Thursday, December 8, 2022
Fraternity members suspended for video with racist slurs
By Associated Press
Published June 14, 2018

Syracuse University students gather outside Hendricks Chapel on Wednesday, April 18, 2018 to protest a video made by members of a now-suspended fraternity showing racist and sexist behavior in Syracuse, N.Y. The school’s chancellor, Ken Syverud, described the video involving members of Theta Tau, a professional engineering fraternity, as racist, anti-Semitic, homophobic, sexist and hostile to people with disabilities. He said the videos were turned over to the school’s Department of Public Safety for possible disciplinary or legal action. (Lindsey Sabado/The Syracuse Newspapers via AP)

Syracuse University suspended 15 members of a fraternity following the release of a video showing pledges using racial slurs and simulating a sexual assault of a disabled person, lawyers for the students said Friday.

Theta Tau fraternity members were informed by the school Tuesday that they faced indefinite suspensions of one or two years, most of them for harassment, said attorney Karen Felton.

Video posted by a school newspaper in April showed a group of men laughing at performances punctuated by racist language against blacks, Jews and Hispanics and simulated sex acts. The footage sparked protests on campus and made national headlines.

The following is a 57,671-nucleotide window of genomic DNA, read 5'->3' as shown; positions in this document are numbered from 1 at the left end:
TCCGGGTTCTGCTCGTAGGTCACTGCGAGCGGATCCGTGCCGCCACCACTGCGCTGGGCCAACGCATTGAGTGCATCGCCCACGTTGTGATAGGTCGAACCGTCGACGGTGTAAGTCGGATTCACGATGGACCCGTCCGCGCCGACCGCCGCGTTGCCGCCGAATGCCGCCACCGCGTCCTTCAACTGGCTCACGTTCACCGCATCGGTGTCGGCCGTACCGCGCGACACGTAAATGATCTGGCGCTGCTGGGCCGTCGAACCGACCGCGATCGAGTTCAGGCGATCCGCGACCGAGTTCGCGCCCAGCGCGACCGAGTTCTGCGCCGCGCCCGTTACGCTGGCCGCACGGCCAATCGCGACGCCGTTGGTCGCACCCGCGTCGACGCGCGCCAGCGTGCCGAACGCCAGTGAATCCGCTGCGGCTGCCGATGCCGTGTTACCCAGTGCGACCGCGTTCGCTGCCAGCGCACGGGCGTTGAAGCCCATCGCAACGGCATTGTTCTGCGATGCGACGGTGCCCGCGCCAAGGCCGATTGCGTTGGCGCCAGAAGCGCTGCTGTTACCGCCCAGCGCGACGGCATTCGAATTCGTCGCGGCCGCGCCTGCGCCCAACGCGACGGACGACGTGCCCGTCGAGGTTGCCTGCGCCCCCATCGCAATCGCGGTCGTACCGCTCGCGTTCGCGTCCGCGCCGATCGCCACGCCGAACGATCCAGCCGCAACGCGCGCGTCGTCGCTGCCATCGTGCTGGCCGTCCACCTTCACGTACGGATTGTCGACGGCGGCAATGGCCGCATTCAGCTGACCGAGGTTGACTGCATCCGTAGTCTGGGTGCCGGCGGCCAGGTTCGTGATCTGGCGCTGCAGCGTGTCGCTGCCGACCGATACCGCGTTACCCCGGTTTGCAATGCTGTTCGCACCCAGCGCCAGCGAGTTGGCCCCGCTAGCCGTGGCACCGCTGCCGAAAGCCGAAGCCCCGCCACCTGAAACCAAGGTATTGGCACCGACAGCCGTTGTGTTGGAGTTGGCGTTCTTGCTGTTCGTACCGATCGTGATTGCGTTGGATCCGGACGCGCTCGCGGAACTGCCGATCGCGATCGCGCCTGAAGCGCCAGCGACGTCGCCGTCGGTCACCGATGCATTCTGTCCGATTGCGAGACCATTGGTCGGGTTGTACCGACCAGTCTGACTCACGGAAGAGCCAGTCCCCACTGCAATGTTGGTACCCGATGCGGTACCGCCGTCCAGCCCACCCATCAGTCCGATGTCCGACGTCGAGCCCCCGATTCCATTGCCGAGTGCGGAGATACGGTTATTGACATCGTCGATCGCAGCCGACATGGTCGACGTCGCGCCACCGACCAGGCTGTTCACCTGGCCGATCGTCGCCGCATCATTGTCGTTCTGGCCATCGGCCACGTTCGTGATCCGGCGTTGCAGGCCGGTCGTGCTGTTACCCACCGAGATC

The fraternity apologized for what members said was a “satirical sketch” at a private event depicting an uneducated, intolerant person.

But the university expelled the fraternity and started disciplinary actions against individual students. The school on Friday said it could not comment on the specifics of the sanctions because of federal privacy laws.

Students planned to appeal to the school and were preparing for litigation, Felton said.

“I think all of the students are willing to leave and want to go to another school. I think the question is whether they’re going to be able to get into another school when they have on their transcript the scarlet letter of being suspended for harassment,” said Syracuse University law professor Gregory Germain, an adviser for several students during the disciplinary process.

The university’s dean of students, Robert Hradsky, said in a letter to students and staff said that the matter was conducted fairly and expeditiously.

“It is now time for our community to focus on the important work of advancing a more inclusive campus community,” he said.

Categories: Education | National | News
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